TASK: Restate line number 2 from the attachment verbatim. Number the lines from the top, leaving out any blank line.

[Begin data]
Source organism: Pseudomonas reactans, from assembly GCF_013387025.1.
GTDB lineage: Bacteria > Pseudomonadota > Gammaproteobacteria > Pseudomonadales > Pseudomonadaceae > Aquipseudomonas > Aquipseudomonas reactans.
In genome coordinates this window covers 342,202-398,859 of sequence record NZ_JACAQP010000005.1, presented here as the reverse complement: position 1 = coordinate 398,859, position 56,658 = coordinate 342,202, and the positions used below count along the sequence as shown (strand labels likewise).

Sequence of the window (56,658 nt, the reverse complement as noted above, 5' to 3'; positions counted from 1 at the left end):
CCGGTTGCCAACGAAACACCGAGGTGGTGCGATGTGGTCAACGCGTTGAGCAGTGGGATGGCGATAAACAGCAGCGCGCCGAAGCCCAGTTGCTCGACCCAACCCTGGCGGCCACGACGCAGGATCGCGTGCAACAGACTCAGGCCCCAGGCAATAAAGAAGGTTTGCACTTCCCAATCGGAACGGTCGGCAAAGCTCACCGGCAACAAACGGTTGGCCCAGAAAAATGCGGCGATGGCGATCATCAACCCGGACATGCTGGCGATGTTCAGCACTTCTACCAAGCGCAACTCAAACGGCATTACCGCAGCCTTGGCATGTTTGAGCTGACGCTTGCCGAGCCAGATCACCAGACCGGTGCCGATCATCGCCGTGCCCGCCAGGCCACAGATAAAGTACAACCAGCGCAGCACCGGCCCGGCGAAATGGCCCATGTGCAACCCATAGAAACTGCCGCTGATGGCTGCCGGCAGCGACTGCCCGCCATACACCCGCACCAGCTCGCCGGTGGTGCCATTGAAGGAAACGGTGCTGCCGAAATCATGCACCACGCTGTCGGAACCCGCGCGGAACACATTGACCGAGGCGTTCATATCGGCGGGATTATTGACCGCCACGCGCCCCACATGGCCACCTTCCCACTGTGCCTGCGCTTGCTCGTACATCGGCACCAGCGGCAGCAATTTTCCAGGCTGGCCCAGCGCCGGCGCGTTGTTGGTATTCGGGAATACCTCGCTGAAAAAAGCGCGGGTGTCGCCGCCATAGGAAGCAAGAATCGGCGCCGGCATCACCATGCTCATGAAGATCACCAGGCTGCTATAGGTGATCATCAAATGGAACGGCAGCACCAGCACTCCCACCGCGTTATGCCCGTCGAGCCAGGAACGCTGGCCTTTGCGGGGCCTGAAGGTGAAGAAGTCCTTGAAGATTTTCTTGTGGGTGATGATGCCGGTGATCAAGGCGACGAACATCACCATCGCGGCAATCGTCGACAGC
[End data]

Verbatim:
GTDB lineage: Bacteria > Pseudomonadota > Gammaproteobacteria > Pseudomonadales > Pseudomonadaceae > Aquipseudomonas > Aquipseudomonas reactans.